Answer: This can be a very critical issue.  Please read your insurance policy in detail.  This might not seem like a big issue, but violating your policy with this issue will quickly put you in jeopardy with your insurance company.  Some insurance policies allow for reimbursement of gas and oil only and others allow for more.  Please advise your agent or broker about any arrangements you may have for reimbursement so this can properly be addressed with your insurance company.

Question: Am I covered for flights outside the continental United States?

Answer: Most policies that are issued for turbine and jet aircraft allow for worldwide coverage.  Most other policies provide coverage for continuous flights within the U.S., Mexico and Canada.  Flights to the Bahamas and most Caribbean islands are usually included in most policies.

Please make sure to notify your agent in advance before departing for Mexico as a special insurance policy issued by a Mexican Insurance Company will be required upon landing.  You do not want to land in Mexico without this Mexican insurance policy, it could ruin your travel plans! Arrangements for a Mexican insurance policy can be made through AirSouth.

Question: What is an Agent of Record letter or Broker of Record letter?

Answer: Aviation companies are dependent upon agents to produce business for their review and evaluation. Usually, aviation insurance companies accept business on a first come-first served basis; meaning the agent to submit your application for insurance to a specified insurance company has the rights to that particular insurance company for a quotation for coverage. The first agent to submit to anyone particular company is known as the agent of record to the insurance company in question. If the customer decides that he wishes to change agents then he can designate an agent with whom to do business. By signing a agent of record letter the purchaser of insurance will authorize a different agent to represent him to the insurance company. It is important to recognize that signing an agent of record letter actually terminates the current or existing agent which represents you in the market place among insurance companies.  The letter also disengages the current or existing agent and does not allow that agent to negotiate or act on your behalf after the letter activates a new relationship with the new agent or broker.  Signing an agent or record letter it is not much different than an actor hiring an agent.  From the time of hiring the agent takes care of all negotiations and details with the parties in question.

Question: Is the pilot of an aircraft covered by the company covering the aircraft that he or she is flying?

Answer:  If the pilot is approved by the insurance company to fly the aircraft in question then any resulting damage (bodily injury and or property damage) the pilot might cause will be covered by the company, subject to the terms, conditions and any exclusions in the insurance policy.  The damages that are typical are bodily injury and physical damage to the aircraft and property the aircraft may damage. If the pilot does not have a financial interest in the aircraft then it is possible that the insurance company may seek reimbursement from he or she for the damage caused.  It is possible to navigate around this issue, call Don or Gerald at AirSouth for details.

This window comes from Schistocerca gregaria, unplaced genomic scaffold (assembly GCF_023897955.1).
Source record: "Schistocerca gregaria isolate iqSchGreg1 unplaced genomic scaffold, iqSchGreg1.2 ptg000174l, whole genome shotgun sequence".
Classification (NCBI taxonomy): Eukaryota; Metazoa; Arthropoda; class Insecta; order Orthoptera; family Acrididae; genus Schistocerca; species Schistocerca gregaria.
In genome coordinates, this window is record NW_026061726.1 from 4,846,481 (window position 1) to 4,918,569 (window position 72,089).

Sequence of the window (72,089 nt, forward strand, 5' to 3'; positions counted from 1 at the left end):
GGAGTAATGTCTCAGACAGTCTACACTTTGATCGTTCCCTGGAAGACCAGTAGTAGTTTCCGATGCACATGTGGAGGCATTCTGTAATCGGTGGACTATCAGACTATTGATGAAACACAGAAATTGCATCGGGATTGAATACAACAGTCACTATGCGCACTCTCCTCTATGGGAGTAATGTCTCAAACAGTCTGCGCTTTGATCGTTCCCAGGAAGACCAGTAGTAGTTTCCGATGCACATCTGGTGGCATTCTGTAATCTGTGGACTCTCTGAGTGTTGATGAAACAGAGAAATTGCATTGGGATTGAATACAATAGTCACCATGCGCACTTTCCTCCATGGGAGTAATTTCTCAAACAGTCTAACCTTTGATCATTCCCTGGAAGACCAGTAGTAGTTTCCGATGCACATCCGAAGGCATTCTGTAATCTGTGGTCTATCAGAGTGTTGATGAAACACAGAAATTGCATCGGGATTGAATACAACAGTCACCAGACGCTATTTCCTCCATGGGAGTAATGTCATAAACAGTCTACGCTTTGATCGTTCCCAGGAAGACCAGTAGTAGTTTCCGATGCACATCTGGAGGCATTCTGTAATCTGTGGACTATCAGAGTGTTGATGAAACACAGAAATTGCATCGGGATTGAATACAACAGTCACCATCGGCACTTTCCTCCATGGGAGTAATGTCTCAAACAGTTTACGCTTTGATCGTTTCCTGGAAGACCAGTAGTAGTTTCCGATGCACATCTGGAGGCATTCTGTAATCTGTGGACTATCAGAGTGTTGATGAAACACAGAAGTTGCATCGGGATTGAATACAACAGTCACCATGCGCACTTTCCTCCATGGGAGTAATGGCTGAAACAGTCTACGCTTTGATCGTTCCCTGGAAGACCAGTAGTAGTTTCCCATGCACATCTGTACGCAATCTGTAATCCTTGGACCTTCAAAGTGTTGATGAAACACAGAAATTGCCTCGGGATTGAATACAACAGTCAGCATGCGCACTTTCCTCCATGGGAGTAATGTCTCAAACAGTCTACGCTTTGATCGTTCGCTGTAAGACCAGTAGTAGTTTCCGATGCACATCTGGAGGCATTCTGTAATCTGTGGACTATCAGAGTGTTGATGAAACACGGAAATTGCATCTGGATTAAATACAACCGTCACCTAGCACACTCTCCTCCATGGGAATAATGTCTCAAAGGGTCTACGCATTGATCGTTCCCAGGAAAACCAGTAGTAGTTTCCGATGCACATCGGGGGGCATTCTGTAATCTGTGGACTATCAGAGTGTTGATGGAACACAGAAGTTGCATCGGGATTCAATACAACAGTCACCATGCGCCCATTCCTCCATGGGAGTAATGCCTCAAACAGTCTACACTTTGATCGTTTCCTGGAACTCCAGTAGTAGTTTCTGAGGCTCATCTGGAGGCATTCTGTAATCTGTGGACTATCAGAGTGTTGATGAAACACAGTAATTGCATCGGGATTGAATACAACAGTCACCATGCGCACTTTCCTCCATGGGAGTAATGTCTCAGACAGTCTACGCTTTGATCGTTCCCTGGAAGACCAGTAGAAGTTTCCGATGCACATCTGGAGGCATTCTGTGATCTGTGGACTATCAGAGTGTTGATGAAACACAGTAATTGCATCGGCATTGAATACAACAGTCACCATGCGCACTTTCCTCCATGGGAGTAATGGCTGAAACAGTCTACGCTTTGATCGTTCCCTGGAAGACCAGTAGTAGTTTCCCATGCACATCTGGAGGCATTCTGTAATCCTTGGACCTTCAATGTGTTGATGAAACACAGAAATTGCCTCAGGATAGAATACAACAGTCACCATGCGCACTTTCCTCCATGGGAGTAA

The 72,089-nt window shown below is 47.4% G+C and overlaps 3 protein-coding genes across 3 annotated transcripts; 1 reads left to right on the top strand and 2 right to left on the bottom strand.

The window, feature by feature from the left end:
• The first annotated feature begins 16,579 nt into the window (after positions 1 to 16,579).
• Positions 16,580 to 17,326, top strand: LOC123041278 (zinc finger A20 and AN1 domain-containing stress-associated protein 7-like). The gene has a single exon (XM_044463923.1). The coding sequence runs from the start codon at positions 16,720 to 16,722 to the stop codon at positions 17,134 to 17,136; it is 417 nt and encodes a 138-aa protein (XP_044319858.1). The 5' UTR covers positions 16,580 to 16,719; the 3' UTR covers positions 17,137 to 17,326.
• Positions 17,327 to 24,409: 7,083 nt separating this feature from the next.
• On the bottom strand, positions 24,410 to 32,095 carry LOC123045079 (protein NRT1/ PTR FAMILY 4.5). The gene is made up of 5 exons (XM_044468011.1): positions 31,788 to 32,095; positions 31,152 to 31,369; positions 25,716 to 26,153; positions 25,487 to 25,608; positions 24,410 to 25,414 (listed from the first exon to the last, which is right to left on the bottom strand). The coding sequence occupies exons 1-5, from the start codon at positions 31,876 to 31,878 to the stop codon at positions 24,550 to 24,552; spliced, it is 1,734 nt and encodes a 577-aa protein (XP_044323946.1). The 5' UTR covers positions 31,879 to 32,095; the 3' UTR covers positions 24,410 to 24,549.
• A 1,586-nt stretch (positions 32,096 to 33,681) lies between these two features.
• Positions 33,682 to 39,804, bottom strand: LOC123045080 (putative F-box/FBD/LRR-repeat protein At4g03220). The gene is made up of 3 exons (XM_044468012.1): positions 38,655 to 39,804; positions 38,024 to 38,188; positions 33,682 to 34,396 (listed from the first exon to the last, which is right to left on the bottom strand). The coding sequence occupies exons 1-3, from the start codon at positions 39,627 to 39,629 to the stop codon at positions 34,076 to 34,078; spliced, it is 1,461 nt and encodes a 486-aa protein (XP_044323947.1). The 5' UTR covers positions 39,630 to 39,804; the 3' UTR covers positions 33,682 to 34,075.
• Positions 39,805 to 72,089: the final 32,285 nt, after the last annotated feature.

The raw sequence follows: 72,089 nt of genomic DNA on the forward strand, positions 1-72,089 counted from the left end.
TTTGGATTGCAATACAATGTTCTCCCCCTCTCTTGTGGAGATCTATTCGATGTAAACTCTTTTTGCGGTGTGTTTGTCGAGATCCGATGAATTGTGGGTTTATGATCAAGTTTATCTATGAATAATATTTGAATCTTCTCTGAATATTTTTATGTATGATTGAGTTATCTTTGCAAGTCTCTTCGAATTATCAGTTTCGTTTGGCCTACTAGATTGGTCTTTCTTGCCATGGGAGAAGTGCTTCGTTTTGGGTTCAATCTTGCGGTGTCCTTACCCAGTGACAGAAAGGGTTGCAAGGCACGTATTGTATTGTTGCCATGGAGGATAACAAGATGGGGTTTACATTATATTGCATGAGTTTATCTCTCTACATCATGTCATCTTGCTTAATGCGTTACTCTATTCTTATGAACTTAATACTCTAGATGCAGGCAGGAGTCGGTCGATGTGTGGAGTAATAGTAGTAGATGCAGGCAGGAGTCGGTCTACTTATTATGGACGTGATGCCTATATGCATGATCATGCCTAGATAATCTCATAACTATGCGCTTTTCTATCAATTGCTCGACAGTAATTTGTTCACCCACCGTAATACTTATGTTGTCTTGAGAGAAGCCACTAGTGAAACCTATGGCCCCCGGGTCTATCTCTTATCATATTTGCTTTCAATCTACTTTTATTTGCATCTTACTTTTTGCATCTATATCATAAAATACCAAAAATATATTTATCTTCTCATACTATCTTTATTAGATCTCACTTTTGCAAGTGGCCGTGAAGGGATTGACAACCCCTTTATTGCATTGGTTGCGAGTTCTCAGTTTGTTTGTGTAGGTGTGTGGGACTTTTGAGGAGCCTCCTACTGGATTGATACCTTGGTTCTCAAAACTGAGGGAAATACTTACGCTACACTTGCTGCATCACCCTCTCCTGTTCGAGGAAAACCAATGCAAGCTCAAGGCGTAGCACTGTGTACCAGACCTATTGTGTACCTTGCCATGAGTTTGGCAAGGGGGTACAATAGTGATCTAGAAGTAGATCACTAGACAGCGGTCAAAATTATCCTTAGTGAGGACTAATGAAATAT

Question: How many hours as an agricultural pilot are needed before I can be considered for a position as an agricultural pilot?

Answer:  This is dictated by two different parties.  Most insurance companies require that all ag pilots have a minimum of 500 hours of crop spraying time.  Most operators also require that all entry-level pilots have a minimum of 500 hours because the insurance companies require this amount of time before they will cover the aircraft and any resulting damage from the aircraft.

Question: What is breach of warranty?

Answer:  A breach of warranty is the breaching or a warranty contract, or in the insurance world meaning an insurance contract.  This is purely a legal term that is applied in a slightly different fashion in the aviation insurance world.  A breach of warranty in the aviation insurance world means that you have performed some act that actually voids the insurance contract.  Despite the fact that you have voided the contract, if a bank holds a lien on your aircraft, and if during the act of voiding the contract the aircraft is damaged or is a total loss the insurance company will pay off the lien amount to the bank.  That is a complex way of saying a breach of warranty is solely for the benefit and protection of a bank that has a lien on your aircraft.

Question: Does my insurance policy for my agricultural aircraft cover the person or farm for which I am spraying?

Answer:  The insurance coverage that has been designed over years with specific intent for a reason.  Most policies are not designed to cover the farm for which I am spraying.  The policy is to cover adjacent fields that are not meant to be sprayed with chemicals.  So, if you accidentally overspray chemicals on the next field and damage crops the policy will respond to damages as a result of the over-spray of chemicals.